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Try not to let the number of variations of chords daunt you. Yes, there seem to be countless flavors, and therefore shapes, but so long as you remember that they can all be compared to the 'standard' chord, you'll be able to decipher which are which and you'll also be able to (eventually) construct your own chords without needing to refer to a chart.

The standard chord to which they can all be compared is the Major Chord, and it comes in 5 basic shapes on a guitar fretboard. Once you know which numbers are which (as in 1-3-5) you'll be able to literally see how to change flavors. We've already seen that minor chords are really just major chords with a flatted 3. That same simple logic applies to all chords, and their very names tell you what tones you need. The numbers you see written next to those 'complicated' chords are actually telling you which tones to use. You don't need to know the notes' names, just knowing their numbers is enough. Believe it or not, it doesn't take all that long to see those 5 shapes as a cluster of numbers, as sets of 1-3-5s. Once you can, you can then see all other numbers. How? Just by using logic and by knowing the simple formula of the major scale.

For now, though, you can simply remember the shapes in the diagrams. Once we get to the barre chord section, you'll see how handy knowing these few shapes can be.

The open Major 7th chords

Open CMaj7 chord
0:15 min video.

Open AMaj7 chord
0:15 min video

Open GMaj7 chord
0:15 min video

Open EMaj7 chord
0:15 min video

Open DMaj7 chord
0:15 min video


We've seen that simple, plain old, chords consist of just three scale notes—that's the minimum requirement to qualify as a chord—but you can have more than three. The next note that can be added to the triad (the 1-3-5) is, logically enough, the 7. I say 'logically' because the chords we've seen so far consist of the 1st, 3rd and 5th notes of their scale—the odd numbers in other words—and the next odd number in line is the 7th. The musical term for 'odd numbers' is 'thirds' so we're adding a third above the third above the third above the root... "Stacking Thirds", as they say in musical parlance.

However, just to toss logic out the window, there are in fact two different kinds of "seventh" chords. One uses the seventh note of the major scale, and for that reason are known as 'Major Seventh' chords. The other uses the note one semitone lower and are known as 'Dominant Seventh' and not only do their shapes look different, but their sound and function are totally different too. 'Function' is something you need not worry about at this stage, but sound is always relevant. You will quickly hear the difference between the two. Let's look at Major Sevenths first, which have a 'pretty', jazzy sound.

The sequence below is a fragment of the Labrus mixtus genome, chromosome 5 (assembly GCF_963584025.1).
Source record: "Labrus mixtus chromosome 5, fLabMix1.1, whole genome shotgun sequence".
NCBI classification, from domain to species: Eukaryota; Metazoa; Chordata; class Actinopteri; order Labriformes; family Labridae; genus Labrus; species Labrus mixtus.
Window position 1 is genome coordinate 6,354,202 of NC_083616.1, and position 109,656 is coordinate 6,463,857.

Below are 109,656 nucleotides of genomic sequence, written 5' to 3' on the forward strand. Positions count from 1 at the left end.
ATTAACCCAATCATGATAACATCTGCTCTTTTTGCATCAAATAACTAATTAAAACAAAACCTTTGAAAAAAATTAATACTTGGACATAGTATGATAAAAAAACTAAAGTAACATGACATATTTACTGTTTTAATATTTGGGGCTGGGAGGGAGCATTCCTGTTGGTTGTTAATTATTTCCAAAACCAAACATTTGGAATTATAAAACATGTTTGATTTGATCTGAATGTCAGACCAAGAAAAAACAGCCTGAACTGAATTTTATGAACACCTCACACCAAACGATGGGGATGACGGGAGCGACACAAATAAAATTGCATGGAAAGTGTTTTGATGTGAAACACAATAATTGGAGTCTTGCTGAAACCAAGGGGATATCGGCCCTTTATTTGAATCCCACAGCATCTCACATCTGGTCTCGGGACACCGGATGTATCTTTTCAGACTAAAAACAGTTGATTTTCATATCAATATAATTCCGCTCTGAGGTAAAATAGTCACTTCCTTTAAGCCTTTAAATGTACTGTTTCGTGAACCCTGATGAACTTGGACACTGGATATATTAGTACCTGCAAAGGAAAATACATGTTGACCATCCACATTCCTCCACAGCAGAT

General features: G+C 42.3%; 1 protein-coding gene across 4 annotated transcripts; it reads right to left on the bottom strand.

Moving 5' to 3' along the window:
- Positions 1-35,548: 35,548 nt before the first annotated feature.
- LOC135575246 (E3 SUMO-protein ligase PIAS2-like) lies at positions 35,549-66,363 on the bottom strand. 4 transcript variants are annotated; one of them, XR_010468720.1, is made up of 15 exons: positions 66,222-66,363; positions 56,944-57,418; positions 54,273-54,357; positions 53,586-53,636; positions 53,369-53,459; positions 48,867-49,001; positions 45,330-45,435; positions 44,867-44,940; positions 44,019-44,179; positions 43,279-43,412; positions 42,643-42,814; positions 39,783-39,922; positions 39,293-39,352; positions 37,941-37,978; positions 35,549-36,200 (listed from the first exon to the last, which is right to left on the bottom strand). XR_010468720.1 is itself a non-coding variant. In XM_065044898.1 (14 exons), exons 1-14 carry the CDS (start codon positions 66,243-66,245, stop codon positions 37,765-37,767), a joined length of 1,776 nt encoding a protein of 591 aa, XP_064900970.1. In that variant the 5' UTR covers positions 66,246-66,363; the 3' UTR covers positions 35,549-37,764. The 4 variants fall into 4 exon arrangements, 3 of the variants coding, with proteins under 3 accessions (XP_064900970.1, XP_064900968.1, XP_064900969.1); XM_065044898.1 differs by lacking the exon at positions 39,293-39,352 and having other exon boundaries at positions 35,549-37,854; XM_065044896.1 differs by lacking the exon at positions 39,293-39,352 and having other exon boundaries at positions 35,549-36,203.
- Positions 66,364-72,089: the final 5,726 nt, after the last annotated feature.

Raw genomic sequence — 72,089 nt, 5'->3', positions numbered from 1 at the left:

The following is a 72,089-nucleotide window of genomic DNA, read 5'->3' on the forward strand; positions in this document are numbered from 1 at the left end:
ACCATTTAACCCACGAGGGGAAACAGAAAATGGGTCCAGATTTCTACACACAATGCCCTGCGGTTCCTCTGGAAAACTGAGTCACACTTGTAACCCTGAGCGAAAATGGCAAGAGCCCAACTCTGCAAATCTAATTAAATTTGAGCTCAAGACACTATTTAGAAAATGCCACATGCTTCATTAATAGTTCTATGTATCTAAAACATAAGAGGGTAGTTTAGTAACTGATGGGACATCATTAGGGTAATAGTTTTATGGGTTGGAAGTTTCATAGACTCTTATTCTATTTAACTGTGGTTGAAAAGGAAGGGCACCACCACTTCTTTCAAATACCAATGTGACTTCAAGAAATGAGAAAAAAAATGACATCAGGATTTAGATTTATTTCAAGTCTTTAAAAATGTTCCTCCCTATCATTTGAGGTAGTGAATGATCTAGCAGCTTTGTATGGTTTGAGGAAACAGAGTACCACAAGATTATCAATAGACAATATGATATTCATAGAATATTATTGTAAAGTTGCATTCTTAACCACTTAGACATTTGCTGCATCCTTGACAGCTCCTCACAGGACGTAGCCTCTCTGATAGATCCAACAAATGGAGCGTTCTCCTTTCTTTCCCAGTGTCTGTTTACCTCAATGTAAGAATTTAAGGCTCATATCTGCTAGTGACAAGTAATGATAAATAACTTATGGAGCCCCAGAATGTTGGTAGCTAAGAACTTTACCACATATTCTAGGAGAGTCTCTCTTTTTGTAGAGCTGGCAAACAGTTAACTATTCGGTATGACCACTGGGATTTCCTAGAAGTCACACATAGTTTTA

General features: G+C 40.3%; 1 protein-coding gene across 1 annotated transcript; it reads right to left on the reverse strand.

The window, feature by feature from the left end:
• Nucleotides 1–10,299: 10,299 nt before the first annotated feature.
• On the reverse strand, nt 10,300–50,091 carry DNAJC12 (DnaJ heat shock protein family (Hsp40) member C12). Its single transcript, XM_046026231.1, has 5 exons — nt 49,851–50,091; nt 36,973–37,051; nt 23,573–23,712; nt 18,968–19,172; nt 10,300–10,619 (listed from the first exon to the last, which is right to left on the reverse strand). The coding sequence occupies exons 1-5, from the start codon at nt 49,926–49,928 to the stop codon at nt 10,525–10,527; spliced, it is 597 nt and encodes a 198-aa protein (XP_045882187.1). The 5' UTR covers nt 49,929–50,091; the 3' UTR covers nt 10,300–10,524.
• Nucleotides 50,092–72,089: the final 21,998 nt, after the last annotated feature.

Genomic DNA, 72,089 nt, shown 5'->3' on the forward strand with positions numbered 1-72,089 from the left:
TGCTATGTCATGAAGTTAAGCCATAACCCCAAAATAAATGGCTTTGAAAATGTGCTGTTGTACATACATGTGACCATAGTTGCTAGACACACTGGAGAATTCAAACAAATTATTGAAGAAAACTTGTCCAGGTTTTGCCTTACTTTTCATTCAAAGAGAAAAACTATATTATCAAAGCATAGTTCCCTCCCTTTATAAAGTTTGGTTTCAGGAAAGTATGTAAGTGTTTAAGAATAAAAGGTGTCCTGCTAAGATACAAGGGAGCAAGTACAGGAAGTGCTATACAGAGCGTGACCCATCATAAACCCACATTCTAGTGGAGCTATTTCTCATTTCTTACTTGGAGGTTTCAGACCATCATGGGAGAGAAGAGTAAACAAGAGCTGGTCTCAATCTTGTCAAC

Here are the 5 open 'Major 7th' chords, or Maj7 or M7

The green dots show you where to put your finger tips. The red crosses mean 'Don't pluck/play this string'. The blue numbers indicate the best left hand fingers to use.

1 = index; 2 = middle; 3 = ring; 4 = pinkie.

chord formula

If you compare these to the majors, you'll see that in each case a root (1) has been moved down a semitone to become a 7 (remember that 1 is the same as 8). That's all that is needed to change the chord from major to major seventh. In the case of the Emaj7, notice that the treble string is crossed out with a red X ... that top string is an E (root).

It doesn't sound good to have a root ringing out higher in pitch than the 7 in these chords. Try it and you'll see what I mean. The Gmaj7 shown here is not very easy to grab and is not used very often. We will look at other ways of playing all these chords soon enough. Notice that I've indicated that you can barre the DM7 with your index finger if you prefer.

Once again, the important thing to remember about these five chords is that they all have the same quality, or 'flavor', they are all Major Sevenths. They look different because of the way the guitar is tuned, but they are all made up of the same ingredients, namely the first (1), third (3) fifth (5) and seventh (7) notes of their scale. When you get a group of notes ringing out in the same relationship, they have the same sound quality. Have another look at the scale degree map for the major chords and you'll see how a root has been sacrificed for a 7, which is one fret lower in pitch than the root. The Gmaj7 shown here is not very easy to grab and is not used very often. We will look at other ways of playing all these chords soon enough.

Let's find out about the other kind of 7th chords —››